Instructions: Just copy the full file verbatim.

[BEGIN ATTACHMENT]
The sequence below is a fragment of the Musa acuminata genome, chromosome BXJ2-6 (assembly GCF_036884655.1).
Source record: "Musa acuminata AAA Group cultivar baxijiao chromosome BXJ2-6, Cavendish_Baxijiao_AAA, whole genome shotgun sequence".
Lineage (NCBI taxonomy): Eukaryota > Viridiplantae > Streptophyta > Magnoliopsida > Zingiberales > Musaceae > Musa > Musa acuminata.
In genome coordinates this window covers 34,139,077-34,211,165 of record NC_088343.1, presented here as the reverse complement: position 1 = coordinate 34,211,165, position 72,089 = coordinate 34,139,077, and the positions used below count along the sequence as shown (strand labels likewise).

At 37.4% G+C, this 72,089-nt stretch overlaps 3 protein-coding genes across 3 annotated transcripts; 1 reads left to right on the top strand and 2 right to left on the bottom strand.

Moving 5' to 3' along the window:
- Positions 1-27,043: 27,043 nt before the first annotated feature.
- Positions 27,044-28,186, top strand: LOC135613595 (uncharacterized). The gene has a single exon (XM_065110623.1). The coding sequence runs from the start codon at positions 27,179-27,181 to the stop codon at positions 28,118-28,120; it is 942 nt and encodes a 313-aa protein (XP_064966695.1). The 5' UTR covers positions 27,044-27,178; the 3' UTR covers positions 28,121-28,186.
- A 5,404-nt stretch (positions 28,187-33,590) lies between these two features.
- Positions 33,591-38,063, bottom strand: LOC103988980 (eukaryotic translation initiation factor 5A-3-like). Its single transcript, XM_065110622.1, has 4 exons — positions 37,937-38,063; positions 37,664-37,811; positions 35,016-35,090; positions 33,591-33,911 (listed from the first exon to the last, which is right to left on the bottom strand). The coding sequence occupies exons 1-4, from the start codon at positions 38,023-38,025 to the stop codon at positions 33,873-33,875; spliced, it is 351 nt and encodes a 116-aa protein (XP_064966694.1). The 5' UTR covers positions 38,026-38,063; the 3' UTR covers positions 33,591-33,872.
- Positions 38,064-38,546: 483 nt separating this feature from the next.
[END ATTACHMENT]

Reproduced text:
The sequence below is a fragment of the Musa acuminata genome, chromosome BXJ2-6 (assembly GCF_036884655.1).
Source record: "Musa acuminata AAA Group cultivar baxijiao chromosome BXJ2-6, Cavendish_Baxijiao_AAA, whole genome shotgun sequence".
Lineage (NCBI taxonomy): Eukaryota > Viridiplantae > Streptophyta > Magnoliopsida > Zingiberales > Musaceae > Musa > Musa acuminata.
In genome coordinates this window covers 34,139,077-34,211,165 of record NC_088343.1, presented here as the reverse complement: position 1 = coordinate 34,211,165, position 72,089 = coordinate 34,139,077, and the positions used below count along the sequence as shown (strand labels likewise).

At 37.4% G+C, this 72,089-nt stretch overlaps 3 protein-coding genes across 3 annotated transcripts; 1 reads left to right on the top strand and 2 right to left on the bottom strand.

Moving 5' to 3' along the window:
- Positions 1-27,043: 27,043 nt before the first annotated feature.
- Positions 27,044-28,186, top strand: LOC135613595 (uncharacterized). The gene has a single exon (XM_065110623.1). The coding sequence runs from the start codon at positions 27,179-27,181 to the stop codon at positions 28,118-28,120; it is 942 nt and encodes a 313-aa protein (XP_064966695.1). The 5' UTR covers positions 27,044-27,178; the 3' UTR covers positions 28,121-28,186.
- A 5,404-nt stretch (positions 28,187-33,590) lies between these two features.
- Positions 33,591-38,063, bottom strand: LOC103988980 (eukaryotic translation initiation factor 5A-3-like). Its single transcript, XM_065110622.1, has 4 exons — positions 37,937-38,063; positions 37,664-37,811; positions 35,016-35,090; positions 33,591-33,911 (listed from the first exon to the last, which is right to left on the bottom strand). The coding sequence occupies exons 1-4, from the start codon at positions 38,023-38,025 to the stop codon at positions 33,873-33,875; spliced, it is 351 nt and encodes a 116-aa protein (XP_064966694.1). The 5' UTR covers positions 38,026-38,063; the 3' UTR covers positions 33,591-33,872.
- Positions 38,064-38,546: 483 nt separating this feature from the next.